Scheme to lower Michelin's energy costs was ready to be agreed
Enterprise Minister Jonathan Bell has revealed he was prepared to agree a £750,000 scheme aimed at bringing down energy costs at Michelin.
Speaking at question time in the Assembly, the Enterprise Minister insisted he has already begun work on support measures for the 860 workers due to lose their jobs at the Ballymena plant by 2018.
He also said he and Employment and Learning Minister Stephen Farry, of Alliance, have spoken to senior members of Mid and East Antrim council on what support Invest NI can provide.
The council is also setting up a task force in an attempt to tackle the crisis, following the devastating announcement by the company last week.
"We acknowledge the work of the Michelin management team in ensuring that people will not be out of work until 2018. Their hope and ambition is that those people can leave work and go to other jobs with a healthy pay cheque in their hands," the DUP minister added.
"What we have to do now is reduce our corporation tax, set the date that we are going to do that, and attract the 30,000-plus new jobs that are available to Northern Ireland."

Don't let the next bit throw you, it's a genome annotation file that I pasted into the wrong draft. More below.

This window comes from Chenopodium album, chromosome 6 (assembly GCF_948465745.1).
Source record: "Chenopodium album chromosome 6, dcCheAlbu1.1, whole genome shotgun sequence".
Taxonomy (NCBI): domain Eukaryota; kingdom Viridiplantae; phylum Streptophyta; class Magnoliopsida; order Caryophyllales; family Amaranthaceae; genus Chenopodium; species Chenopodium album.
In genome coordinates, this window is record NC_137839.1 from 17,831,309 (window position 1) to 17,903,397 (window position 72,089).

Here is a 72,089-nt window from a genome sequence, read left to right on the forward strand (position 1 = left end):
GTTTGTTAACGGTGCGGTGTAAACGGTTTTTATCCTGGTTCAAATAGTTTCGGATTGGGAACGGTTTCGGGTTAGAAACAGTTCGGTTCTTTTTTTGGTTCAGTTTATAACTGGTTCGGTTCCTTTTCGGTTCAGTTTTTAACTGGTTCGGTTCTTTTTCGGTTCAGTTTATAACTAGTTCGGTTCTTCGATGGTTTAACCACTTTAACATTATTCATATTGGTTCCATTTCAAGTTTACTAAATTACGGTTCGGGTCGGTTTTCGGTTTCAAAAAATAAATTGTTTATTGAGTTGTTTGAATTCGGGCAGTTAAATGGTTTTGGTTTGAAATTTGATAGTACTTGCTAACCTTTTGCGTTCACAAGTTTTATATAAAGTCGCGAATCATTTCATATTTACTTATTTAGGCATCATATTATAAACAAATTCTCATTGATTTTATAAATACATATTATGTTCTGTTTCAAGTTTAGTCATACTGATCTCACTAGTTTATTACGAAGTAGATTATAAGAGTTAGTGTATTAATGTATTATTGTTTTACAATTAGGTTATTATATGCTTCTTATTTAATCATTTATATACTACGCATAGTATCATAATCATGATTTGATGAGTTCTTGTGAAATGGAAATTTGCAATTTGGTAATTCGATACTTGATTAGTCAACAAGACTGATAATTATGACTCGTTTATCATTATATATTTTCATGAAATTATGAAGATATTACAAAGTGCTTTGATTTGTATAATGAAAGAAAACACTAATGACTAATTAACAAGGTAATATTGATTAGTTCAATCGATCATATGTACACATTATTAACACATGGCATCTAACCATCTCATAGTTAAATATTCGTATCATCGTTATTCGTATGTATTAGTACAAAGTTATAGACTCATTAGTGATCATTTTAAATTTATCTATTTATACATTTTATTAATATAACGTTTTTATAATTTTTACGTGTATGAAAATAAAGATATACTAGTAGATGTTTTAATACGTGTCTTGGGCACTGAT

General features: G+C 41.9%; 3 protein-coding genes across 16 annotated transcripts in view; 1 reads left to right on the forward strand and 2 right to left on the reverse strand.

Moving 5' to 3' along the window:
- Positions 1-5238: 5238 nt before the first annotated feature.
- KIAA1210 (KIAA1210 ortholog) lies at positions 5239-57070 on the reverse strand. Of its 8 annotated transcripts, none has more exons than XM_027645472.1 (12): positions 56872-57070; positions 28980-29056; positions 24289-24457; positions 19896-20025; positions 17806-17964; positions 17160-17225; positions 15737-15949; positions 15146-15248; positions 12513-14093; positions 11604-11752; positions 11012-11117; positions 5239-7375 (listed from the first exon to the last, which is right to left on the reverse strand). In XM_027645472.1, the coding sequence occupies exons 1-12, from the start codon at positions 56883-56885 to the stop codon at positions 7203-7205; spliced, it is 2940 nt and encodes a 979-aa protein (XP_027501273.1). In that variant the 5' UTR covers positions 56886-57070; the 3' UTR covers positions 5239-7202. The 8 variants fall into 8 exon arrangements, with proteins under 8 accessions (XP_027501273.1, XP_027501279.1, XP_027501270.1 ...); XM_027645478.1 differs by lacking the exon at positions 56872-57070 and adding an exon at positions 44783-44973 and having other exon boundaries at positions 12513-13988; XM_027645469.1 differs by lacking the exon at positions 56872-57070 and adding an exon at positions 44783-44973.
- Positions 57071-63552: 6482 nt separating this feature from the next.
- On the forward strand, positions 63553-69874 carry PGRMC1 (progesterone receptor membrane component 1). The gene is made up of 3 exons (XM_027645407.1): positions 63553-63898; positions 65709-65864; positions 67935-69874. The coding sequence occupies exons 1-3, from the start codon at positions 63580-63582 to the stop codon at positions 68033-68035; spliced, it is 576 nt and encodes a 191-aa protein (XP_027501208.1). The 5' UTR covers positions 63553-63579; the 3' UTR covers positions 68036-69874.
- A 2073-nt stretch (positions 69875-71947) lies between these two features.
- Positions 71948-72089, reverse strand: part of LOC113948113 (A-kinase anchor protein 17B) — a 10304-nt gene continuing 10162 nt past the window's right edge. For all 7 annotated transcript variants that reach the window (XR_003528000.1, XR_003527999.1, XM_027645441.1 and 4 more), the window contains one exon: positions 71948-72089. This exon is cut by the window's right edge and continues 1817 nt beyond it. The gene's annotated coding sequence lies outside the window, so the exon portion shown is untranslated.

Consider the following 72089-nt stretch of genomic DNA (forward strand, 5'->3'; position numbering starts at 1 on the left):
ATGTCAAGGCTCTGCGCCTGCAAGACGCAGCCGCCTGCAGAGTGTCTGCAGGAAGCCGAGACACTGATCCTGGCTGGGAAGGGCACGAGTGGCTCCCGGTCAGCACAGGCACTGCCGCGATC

But he was challenged by the SDLP's Patsy McGlone about the need for a more strategic approach for the manufacturing sector.
"Has the minister deliberated on a stakeholder-type approach involving manufacturers, the social and trade union sector and his department in order to develop a more contemporary manufacturing strategy?" Mr McGlone asked.
Mr Bell said he had met unions and tried to take forward some of their ideas, specifically on energy costs. "I was ready to sign off a £750,000 grant investment to Michelin to try to bring its energy costs down.
"I can work with trade unions on some things; I do not think that other things that they have asked me to do, like appointing additional junior ministers, would be acceptable."